“The Tea Party revolution was televised. The consolidation of power will not be.”

I don’t watch cable news, except when I see a particularly interesting clip from it on the internet that I feel merits writing about. But this Politico article by Keach Hagey indicates that apparently there has been something of a shift in the coverage style of the Fox News channel, a shift that might not be apparent in one clip, but in the general tone of its coverage.

It seems, according the article, that Fox has shifted “to the left”. Of course, as we know, the left-right dichotomy is pretty simplistic, but we know what they mean. As the Politico article describes:

Last week, [Bill] O’Reilly invited onto his show a gay-rights activist to weigh in on Roland Martin’s controversial tweets during the Super Bowl. O’Reilly and Martin may be old foes, but the spectacle of watching O’Reilly, who once compared gay marriage to interspecies marriage, attacking a CNN anchor for being insufficiently sensitive to the feelings of gay people was quite a switch from the tone of two years ago.

Obviously, there’s a bit of opportunism here–it’s a chance to tarnish someone from another network, and that is opportunity that is hard to pass up. But still-quite remarkable. As the article shows, Fox has shifted away from the Tea Party crowd of “two years ago”.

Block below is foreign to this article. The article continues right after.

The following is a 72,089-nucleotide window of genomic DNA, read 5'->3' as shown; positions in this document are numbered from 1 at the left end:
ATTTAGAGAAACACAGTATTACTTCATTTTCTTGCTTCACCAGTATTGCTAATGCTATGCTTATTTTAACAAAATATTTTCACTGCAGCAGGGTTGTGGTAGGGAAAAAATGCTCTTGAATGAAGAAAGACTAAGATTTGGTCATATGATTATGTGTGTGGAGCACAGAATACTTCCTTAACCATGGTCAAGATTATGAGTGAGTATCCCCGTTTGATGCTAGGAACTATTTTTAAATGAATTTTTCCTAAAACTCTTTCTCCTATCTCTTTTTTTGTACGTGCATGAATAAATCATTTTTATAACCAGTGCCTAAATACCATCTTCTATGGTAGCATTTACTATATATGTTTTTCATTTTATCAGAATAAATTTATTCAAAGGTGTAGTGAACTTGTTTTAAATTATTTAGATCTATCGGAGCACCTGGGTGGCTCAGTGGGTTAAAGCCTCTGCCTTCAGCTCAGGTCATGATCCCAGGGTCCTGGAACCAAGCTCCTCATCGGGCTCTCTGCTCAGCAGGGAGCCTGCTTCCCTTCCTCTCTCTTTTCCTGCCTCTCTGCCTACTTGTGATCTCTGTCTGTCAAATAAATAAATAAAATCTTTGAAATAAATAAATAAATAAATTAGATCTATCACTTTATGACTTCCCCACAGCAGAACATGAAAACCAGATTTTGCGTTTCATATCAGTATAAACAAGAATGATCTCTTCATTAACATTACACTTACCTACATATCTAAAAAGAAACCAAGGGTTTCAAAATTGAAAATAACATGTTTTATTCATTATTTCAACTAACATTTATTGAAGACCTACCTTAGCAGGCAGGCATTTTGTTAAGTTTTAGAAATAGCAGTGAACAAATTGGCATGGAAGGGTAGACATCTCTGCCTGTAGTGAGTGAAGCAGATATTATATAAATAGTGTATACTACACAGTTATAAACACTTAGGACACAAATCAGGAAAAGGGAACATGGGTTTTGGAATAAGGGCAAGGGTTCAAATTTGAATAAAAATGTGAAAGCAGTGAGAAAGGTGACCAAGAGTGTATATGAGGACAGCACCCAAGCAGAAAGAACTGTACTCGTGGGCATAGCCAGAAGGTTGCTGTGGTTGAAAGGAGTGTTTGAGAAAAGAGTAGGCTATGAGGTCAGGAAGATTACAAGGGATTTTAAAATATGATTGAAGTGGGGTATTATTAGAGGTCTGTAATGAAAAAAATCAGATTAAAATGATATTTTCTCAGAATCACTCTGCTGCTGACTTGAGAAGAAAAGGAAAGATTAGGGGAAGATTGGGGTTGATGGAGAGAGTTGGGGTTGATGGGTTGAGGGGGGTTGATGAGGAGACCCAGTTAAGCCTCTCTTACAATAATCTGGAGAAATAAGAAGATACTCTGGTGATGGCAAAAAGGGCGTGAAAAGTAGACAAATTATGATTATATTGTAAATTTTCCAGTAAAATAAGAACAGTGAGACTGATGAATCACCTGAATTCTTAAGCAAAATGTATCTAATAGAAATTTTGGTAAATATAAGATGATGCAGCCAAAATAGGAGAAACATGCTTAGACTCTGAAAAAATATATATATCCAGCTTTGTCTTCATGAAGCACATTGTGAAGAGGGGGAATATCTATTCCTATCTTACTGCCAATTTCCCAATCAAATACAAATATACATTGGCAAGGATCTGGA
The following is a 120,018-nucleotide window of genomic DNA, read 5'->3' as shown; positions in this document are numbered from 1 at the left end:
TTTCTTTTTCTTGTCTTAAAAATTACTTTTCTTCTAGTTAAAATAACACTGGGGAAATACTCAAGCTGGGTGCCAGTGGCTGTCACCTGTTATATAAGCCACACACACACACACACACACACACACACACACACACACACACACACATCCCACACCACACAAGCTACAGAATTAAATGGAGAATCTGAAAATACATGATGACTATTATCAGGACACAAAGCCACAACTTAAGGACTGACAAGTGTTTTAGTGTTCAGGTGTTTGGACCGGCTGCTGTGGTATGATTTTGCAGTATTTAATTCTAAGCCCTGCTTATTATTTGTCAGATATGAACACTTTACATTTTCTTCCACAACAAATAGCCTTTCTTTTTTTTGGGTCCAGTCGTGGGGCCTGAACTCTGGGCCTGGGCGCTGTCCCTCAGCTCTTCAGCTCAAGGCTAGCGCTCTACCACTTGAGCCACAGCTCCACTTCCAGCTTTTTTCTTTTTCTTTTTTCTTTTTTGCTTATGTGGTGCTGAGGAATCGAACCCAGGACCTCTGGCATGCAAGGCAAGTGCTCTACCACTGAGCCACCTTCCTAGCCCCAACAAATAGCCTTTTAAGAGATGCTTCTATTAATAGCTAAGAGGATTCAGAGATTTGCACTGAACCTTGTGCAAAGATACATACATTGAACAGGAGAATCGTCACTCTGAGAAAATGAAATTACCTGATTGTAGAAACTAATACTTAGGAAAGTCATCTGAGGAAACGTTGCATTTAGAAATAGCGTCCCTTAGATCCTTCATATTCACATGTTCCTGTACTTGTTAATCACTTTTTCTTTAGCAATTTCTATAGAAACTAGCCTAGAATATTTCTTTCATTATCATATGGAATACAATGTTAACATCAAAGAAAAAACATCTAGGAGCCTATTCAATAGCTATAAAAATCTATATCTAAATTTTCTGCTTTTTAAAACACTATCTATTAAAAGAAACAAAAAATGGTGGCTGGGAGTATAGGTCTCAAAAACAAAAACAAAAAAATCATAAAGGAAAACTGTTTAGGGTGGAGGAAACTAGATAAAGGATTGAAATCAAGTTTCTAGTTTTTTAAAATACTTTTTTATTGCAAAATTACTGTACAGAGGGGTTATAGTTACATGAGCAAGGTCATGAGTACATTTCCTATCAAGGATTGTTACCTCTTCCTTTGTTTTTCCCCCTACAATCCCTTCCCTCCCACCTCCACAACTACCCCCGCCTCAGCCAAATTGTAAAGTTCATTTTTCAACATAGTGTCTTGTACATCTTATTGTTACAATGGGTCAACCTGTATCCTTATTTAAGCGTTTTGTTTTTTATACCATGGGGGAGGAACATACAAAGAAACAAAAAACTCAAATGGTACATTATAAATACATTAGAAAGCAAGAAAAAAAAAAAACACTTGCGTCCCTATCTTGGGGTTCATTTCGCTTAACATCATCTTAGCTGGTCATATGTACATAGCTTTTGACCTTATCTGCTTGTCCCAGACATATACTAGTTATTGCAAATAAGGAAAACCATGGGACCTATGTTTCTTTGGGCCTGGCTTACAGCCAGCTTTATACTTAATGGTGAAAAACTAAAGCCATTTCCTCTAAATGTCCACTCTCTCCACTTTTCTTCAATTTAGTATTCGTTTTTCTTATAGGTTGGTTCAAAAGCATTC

The article goes on to quote a “Cliff Kincaid, president of America’s Survival”, who says things like “‘what happened is they buckled under pressure from George Soros and his operatives to get rid of Glenn Beck.'” in order to explain this development.

This is quite amusing. The Soros conspiracy never fails to provide a handy explanation for things in the minds of some.  The general assessment of the situation is something much more mundane: that Fox has made this shift for the sake of broadening its appeal.

I have a somewhat different take on this situation. The obvious point is that, two years ago, the Republicans were basically powerless. They could do nothing except be furious at the Democratic Congress and Executive. And this they did. And it won them the House of Representatives.

Now, because of that victory, they have some share in how the country is run. So, things can’t be quite so apocalyptic as they were when Democrats had all the majorities. Obviously, that would make the Republicans in the House look stupid. Fox has to paint things as somewhat less dire now, for their sake. The Politico article ends by mentioning a Tea Partier who “feels like she hears more apologies for the status quo on Fox these days.”

Maybe this is just a crazy conspiracy theory, as far-out as Cliff Kincaid’s idea. But it does fit the facts. And recall Megan McArdle’s observation, known as “Jane’s Law”,  that “the devotees of the party in power are smug and arrogant. The devotees of the party out of power are insane.” Now that the Republicans have gained back a share of power, they must become more “sane”.

What's your stake in this, cowboy?